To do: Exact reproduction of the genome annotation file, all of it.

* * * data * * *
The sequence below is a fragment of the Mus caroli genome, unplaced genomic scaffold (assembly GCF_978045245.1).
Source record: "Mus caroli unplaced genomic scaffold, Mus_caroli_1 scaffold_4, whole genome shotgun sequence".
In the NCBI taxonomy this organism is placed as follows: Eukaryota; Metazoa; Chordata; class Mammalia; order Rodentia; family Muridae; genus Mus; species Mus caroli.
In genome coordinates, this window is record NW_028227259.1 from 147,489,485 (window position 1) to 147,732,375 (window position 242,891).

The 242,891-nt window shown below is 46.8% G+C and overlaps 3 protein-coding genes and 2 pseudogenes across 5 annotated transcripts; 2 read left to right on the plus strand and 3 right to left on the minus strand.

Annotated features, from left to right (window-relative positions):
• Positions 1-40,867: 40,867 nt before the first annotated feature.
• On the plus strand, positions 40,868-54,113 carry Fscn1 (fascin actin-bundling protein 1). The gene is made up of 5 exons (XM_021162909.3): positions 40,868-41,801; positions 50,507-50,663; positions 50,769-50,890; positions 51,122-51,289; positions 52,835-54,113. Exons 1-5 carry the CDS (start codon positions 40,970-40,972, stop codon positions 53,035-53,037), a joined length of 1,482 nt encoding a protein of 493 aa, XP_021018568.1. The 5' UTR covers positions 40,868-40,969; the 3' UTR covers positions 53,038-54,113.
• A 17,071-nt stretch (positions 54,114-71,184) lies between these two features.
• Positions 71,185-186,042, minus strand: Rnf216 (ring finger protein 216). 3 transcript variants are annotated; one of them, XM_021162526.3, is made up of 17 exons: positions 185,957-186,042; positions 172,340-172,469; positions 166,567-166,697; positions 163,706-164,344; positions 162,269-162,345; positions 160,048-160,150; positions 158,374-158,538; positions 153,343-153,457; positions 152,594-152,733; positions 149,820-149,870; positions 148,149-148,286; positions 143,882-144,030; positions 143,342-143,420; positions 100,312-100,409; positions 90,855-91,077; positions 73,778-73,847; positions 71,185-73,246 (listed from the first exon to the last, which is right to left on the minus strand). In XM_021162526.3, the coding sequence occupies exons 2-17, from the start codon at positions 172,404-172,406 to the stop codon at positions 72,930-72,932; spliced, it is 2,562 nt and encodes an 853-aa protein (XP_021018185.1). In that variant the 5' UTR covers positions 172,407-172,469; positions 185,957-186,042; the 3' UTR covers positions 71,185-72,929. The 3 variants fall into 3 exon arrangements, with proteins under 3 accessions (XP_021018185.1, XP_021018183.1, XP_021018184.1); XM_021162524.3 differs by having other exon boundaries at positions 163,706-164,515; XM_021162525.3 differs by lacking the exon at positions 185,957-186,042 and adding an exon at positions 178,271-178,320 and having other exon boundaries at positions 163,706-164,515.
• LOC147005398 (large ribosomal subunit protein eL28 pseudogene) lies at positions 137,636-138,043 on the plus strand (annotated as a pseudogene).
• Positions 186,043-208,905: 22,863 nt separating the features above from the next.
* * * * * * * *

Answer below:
The sequence below is a fragment of the Mus caroli genome, unplaced genomic scaffold (assembly GCF_978045245.1).
Source record: "Mus caroli unplaced genomic scaffold, Mus_caroli_1 scaffold_4, whole genome shotgun sequence".
In the NCBI taxonomy this organism is placed as follows: Eukaryota; Metazoa; Chordata; class Mammalia; order Rodentia; family Muridae; genus Mus; species Mus caroli.
In genome coordinates, this window is record NW_028227259.1 from 147,489,485 (window position 1) to 147,732,375 (window position 242,891).

The 242,891-nt window shown below is 46.8% G+C and overlaps 3 protein-coding genes and 2 pseudogenes across 5 annotated transcripts; 2 read left to right on the plus strand and 3 right to left on the minus strand.

Annotated features, from left to right (window-relative positions):
• Positions 1-40,867: 40,867 nt before the first annotated feature.
• On the plus strand, positions 40,868-54,113 carry Fscn1 (fascin actin-bundling protein 1). The gene is made up of 5 exons (XM_021162909.3): positions 40,868-41,801; positions 50,507-50,663; positions 50,769-50,890; positions 51,122-51,289; positions 52,835-54,113. Exons 1-5 carry the CDS (start codon positions 40,970-40,972, stop codon positions 53,035-53,037), a joined length of 1,482 nt encoding a protein of 493 aa, XP_021018568.1. The 5' UTR covers positions 40,868-40,969; the 3' UTR covers positions 53,038-54,113.
• A 17,071-nt stretch (positions 54,114-71,184) lies between these two features.
• Positions 71,185-186,042, minus strand: Rnf216 (ring finger protein 216). 3 transcript variants are annotated; one of them, XM_021162526.3, is made up of 17 exons: positions 185,957-186,042; positions 172,340-172,469; positions 166,567-166,697; positions 163,706-164,344; positions 162,269-162,345; positions 160,048-160,150; positions 158,374-158,538; positions 153,343-153,457; positions 152,594-152,733; positions 149,820-149,870; positions 148,149-148,286; positions 143,882-144,030; positions 143,342-143,420; positions 100,312-100,409; positions 90,855-91,077; positions 73,778-73,847; positions 71,185-73,246 (listed from the first exon to the last, which is right to left on the minus strand). In XM_021162526.3, the coding sequence occupies exons 2-17, from the start codon at positions 172,404-172,406 to the stop codon at positions 72,930-72,932; spliced, it is 2,562 nt and encodes an 853-aa protein (XP_021018185.1). In that variant the 5' UTR covers positions 172,407-172,469; positions 185,957-186,042; the 3' UTR covers positions 71,185-72,929. The 3 variants fall into 3 exon arrangements, with proteins under 3 accessions (XP_021018185.1, XP_021018183.1, XP_021018184.1); XM_021162524.3 differs by having other exon boundaries at positions 163,706-164,515; XM_021162525.3 differs by lacking the exon at positions 185,957-186,042 and adding an exon at positions 178,271-178,320 and having other exon boundaries at positions 163,706-164,515.
• LOC147005398 (large ribosomal subunit protein eL28 pseudogene) lies at positions 137,636-138,043 on the plus strand (annotated as a pseudogene).
• Positions 186,043-208,905: 22,863 nt separating the features above from the next.